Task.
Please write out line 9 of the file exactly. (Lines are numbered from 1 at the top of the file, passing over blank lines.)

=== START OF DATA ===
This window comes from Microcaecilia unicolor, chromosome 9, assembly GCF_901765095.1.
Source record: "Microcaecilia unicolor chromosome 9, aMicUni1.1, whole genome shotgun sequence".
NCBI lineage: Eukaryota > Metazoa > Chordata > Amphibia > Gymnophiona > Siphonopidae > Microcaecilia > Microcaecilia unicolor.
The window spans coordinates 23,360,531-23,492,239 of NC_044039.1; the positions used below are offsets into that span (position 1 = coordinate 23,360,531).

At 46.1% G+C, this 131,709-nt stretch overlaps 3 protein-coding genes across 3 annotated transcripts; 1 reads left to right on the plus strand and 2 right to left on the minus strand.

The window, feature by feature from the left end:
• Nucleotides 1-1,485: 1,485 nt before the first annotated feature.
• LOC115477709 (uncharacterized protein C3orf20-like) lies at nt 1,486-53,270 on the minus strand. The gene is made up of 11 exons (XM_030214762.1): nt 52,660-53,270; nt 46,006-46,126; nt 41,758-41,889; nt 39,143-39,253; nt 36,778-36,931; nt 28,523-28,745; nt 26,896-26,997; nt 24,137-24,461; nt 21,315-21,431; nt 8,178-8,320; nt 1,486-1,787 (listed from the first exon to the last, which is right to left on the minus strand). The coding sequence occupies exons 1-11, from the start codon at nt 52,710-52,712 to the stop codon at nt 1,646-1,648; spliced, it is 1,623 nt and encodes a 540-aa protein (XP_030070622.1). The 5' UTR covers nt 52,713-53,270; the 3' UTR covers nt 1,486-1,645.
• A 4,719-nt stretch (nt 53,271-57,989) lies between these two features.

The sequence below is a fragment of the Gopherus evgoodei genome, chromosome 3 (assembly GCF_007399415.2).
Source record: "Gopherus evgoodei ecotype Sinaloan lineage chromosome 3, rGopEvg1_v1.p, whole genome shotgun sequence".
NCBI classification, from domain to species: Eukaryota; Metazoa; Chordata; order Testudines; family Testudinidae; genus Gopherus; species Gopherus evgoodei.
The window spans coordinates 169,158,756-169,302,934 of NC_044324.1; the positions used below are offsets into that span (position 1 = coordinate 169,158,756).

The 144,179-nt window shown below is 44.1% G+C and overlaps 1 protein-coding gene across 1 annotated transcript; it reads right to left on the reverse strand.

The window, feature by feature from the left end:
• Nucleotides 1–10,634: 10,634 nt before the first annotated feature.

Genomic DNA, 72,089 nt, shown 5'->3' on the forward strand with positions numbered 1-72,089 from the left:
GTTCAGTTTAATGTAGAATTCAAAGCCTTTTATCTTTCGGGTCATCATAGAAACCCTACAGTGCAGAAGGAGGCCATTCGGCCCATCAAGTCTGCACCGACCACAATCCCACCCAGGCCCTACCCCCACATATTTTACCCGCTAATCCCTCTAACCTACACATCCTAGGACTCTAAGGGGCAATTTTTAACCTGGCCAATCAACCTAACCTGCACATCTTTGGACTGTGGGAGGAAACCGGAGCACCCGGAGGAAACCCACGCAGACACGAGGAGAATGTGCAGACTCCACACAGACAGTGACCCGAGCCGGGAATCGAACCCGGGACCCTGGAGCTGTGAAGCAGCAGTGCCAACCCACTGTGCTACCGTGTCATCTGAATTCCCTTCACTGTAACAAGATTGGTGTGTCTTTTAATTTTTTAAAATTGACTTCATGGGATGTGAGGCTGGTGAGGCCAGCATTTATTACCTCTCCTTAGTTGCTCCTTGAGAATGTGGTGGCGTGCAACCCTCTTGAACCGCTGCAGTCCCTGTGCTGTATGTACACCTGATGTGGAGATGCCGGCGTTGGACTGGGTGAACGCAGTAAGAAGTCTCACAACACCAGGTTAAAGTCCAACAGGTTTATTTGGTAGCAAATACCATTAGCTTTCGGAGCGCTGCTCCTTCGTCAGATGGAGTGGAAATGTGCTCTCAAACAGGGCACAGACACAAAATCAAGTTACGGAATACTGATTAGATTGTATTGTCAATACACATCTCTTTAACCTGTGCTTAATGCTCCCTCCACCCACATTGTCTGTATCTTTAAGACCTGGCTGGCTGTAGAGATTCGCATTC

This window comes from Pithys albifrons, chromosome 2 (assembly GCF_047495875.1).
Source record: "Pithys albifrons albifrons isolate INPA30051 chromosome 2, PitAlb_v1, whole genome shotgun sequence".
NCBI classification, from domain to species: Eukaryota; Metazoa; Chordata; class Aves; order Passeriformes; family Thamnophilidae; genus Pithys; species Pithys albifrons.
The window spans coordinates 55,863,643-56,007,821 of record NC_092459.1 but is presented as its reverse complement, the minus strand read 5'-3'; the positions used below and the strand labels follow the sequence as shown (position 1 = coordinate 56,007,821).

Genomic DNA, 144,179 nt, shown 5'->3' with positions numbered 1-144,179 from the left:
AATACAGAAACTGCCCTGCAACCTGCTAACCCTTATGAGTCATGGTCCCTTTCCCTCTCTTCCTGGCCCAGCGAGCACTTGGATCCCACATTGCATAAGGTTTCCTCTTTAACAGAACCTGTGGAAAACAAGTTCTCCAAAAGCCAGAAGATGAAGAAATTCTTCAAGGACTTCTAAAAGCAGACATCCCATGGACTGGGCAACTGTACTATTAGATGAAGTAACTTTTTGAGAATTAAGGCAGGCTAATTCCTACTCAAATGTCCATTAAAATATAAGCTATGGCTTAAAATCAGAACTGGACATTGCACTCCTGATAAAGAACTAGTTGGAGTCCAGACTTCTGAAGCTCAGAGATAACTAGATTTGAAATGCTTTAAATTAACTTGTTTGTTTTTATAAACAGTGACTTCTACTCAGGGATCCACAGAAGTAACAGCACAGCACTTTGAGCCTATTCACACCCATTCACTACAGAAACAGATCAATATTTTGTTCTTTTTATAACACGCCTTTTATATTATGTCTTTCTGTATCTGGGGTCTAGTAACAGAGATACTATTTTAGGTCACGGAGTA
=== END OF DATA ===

• A 4,719-nt stretch (nt 53,271-57,989) lies between these two features.